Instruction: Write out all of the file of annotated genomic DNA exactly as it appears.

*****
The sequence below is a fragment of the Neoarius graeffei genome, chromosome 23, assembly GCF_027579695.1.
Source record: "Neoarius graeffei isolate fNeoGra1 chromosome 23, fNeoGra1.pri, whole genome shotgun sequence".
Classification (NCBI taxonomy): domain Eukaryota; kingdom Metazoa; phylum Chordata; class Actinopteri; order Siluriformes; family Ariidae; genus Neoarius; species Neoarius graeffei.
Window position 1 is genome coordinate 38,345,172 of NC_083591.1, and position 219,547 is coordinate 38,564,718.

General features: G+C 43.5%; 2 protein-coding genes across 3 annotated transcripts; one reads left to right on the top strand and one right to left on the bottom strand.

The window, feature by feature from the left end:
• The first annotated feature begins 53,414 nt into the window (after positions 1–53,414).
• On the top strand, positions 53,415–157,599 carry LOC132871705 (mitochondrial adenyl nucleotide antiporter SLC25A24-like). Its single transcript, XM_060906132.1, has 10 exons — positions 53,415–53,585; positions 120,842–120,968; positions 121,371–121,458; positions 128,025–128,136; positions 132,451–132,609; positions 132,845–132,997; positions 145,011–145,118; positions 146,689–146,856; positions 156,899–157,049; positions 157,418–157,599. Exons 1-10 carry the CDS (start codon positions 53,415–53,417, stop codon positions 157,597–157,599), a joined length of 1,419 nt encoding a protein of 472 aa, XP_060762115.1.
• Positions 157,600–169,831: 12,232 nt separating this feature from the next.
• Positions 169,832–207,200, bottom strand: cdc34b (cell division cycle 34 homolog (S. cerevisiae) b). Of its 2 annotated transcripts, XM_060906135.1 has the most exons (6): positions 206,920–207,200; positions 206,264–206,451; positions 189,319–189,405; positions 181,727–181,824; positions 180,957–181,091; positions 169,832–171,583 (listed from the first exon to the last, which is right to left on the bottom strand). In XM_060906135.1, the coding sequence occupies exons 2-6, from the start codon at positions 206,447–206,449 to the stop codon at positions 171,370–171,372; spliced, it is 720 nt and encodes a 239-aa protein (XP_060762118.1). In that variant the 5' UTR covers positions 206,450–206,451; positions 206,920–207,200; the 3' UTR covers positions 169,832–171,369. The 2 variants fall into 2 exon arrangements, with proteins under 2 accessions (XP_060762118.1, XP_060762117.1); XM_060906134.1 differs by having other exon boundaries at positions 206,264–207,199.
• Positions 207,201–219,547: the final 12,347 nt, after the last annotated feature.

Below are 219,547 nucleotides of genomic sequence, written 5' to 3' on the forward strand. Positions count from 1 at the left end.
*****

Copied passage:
The sequence below is a fragment of the Neoarius graeffei genome, chromosome 23, assembly GCF_027579695.1.
Source record: "Neoarius graeffei isolate fNeoGra1 chromosome 23, fNeoGra1.pri, whole genome shotgun sequence".
Classification (NCBI taxonomy): domain Eukaryota; kingdom Metazoa; phylum Chordata; class Actinopteri; order Siluriformes; family Ariidae; genus Neoarius; species Neoarius graeffei.
Window position 1 is genome coordinate 38,345,172 of NC_083591.1, and position 219,547 is coordinate 38,564,718.

General features: G+C 43.5%; 2 protein-coding genes across 3 annotated transcripts; one reads left to right on the top strand and one right to left on the bottom strand.

The window, feature by feature from the left end:
• The first annotated feature begins 53,414 nt into the window (after positions 1–53,414).
• On the top strand, positions 53,415–157,599 carry LOC132871705 (mitochondrial adenyl nucleotide antiporter SLC25A24-like). Its single transcript, XM_060906132.1, has 10 exons — positions 53,415–53,585; positions 120,842–120,968; positions 121,371–121,458; positions 128,025–128,136; positions 132,451–132,609; positions 132,845–132,997; positions 145,011–145,118; positions 146,689–146,856; positions 156,899–157,049; positions 157,418–157,599. Exons 1-10 carry the CDS (start codon positions 53,415–53,417, stop codon positions 157,597–157,599), a joined length of 1,419 nt encoding a protein of 472 aa, XP_060762115.1.
• Positions 157,600–169,831: 12,232 nt separating this feature from the next.
• Positions 169,832–207,200, bottom strand: cdc34b (cell division cycle 34 homolog (S. cerevisiae) b). Of its 2 annotated transcripts, XM_060906135.1 has the most exons (6): positions 206,920–207,200; positions 206,264–206,451; positions 189,319–189,405; positions 181,727–181,824; positions 180,957–181,091; positions 169,832–171,583 (listed from the first exon to the last, which is right to left on the bottom strand). In XM_060906135.1, the coding sequence occupies exons 2-6, from the start codon at positions 206,447–206,449 to the stop codon at positions 171,370–171,372; spliced, it is 720 nt and encodes a 239-aa protein (XP_060762118.1). In that variant the 5' UTR covers positions 206,450–206,451; positions 206,920–207,200; the 3' UTR covers positions 169,832–171,369. The 2 variants fall into 2 exon arrangements, with proteins under 2 accessions (XP_060762118.1, XP_060762117.1); XM_060906134.1 differs by having other exon boundaries at positions 206,264–207,199.
• Positions 207,201–219,547: the final 12,347 nt, after the last annotated feature.

Below are 219,547 nucleotides of genomic sequence, written 5' to 3' on the forward strand. Positions count from 1 at the left end.